TSA Large Aircraft Comment Period Begins

By Robert Mark on November 5th, 2008

By now, most aviators are aware of the TSA’s new focus on general aviation security now that they have slapped the airlines around enough over the past five or six years that is. I’ve always thought anything that is detrimental to any sector of the aviation industry, is bad for all of us in the end. That seems to have been proven out and apparently our turn is here. NPRM TSA – 2008 – 0021 is about to set the standard for how the government interacts with us as cockpit crewmembers, aviation department managers and passengers. And trust me, it’s not pretty.tsa 2

Earl Lawrence, EAA’s vice president of industry and regulatory affairs wasted no time adding the association’s comments at the TSA web site calling for an extension to the comment period through March 31, 2009. Lawrence, on behalf of EAA said, “a major shift in the role of the Federal Government regarding the freedom of movement for private U.S. citizens. It would, for the first time, require governmental review and authority before a person could operate their own personal transportation conveyance. This significant intrusion into the lives of ordinary citizens and vast expansion of governmental authority must not be entered into lightly,” adding too that, “The rule appears to set significant precedents for the role government plays in the privacy of private citizens.”

Looking back on it now, I doubt the Air Transport Association ever thought airline security would evolve into the mess it eventually became for themselves and their customers, that TSA we’ve all come to know and love. If you want to be sure that general aviation doesn’t go the way of the airlines, take a few minutes to add your two cents. Here’s the link to the NPRM comment document. And in case you think your voice doesn’t count, take a look at yesterday’s election for a reminder.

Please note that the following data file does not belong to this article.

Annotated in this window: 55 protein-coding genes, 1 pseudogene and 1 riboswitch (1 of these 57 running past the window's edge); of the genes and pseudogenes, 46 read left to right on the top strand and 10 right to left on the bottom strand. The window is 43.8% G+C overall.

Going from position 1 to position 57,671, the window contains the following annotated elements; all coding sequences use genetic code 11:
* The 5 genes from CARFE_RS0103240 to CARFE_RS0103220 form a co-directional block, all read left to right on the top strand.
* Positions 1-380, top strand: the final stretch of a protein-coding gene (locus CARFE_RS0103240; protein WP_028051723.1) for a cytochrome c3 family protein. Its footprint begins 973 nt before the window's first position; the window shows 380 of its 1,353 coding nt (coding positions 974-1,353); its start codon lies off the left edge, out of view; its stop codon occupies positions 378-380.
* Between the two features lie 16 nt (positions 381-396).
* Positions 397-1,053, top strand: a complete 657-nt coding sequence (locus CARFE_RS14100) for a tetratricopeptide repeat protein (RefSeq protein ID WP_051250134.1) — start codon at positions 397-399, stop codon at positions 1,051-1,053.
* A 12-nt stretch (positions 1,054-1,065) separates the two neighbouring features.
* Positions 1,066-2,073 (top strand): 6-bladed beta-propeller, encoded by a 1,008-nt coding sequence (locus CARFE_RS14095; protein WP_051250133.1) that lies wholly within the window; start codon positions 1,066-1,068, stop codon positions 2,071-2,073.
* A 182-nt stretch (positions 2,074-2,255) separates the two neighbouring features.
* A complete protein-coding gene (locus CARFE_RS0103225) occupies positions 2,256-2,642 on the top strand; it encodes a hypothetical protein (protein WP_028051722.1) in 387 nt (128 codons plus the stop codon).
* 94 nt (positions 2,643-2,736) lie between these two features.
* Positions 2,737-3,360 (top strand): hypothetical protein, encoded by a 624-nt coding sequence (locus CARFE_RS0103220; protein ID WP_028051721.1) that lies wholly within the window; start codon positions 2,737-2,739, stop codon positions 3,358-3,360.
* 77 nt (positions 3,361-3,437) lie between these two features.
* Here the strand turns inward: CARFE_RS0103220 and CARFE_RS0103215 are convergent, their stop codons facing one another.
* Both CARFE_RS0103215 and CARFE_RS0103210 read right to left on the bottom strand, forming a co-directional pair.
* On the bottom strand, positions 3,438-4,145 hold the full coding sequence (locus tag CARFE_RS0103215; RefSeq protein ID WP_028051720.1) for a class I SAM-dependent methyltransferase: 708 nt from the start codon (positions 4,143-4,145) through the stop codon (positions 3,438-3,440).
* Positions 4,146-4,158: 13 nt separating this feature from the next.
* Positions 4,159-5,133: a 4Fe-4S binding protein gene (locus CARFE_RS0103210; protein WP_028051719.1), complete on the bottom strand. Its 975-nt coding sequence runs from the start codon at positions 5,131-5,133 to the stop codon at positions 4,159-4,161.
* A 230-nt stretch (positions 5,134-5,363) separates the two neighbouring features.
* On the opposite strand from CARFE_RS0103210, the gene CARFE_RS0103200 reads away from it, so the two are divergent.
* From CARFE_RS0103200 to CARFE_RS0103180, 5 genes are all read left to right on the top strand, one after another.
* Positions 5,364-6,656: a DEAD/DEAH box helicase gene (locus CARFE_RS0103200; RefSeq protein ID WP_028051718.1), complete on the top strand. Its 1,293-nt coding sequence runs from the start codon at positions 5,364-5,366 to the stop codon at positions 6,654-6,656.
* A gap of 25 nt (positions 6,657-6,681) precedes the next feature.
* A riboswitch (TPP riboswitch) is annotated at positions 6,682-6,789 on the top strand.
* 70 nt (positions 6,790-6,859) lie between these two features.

Unlike the user fee debate, the next few weeks may be your only opportunity to voice dissent to the Department of Homeland Security. Remember when TFRs were an occasional happening? Too many of us have come to accept that airliners are safe when the President and Veep are around, but that all general aviation traffic must come to a grinding halt. Lawrence and EAA have spoken up very clearly. The end of this play has not yet be written. When it is, be sure your comments are part of the debate.

Don’t let this rule be plastered on aircraft over 12,500 lbs because trust me, aircraft under 12,500 lbs will be next. Click the link and send DHS your comments.

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3 Responses to “TSA Large Aircraft Comment Period Begins”

  1. Mal Gormley Says:

    If the Feds tried to regulate gun owners the way they seem to be regulating pilots, there’d be a mob with torches somewhere.

    Is there a place to see an executive summary? I couldn’t get the document to open on the TSA site.

  2. jeff Martin Says:

    Don’t worry. They’re from the government. They going to help you.

  3. Dan Wolf Says:

    Can anyone give me a boiled down version of what is being proposed by the TSA for aircraft 12,500 lbs. plus. I have attempted to sort through the NPRM and have heard that the sky is falling…just the facts.

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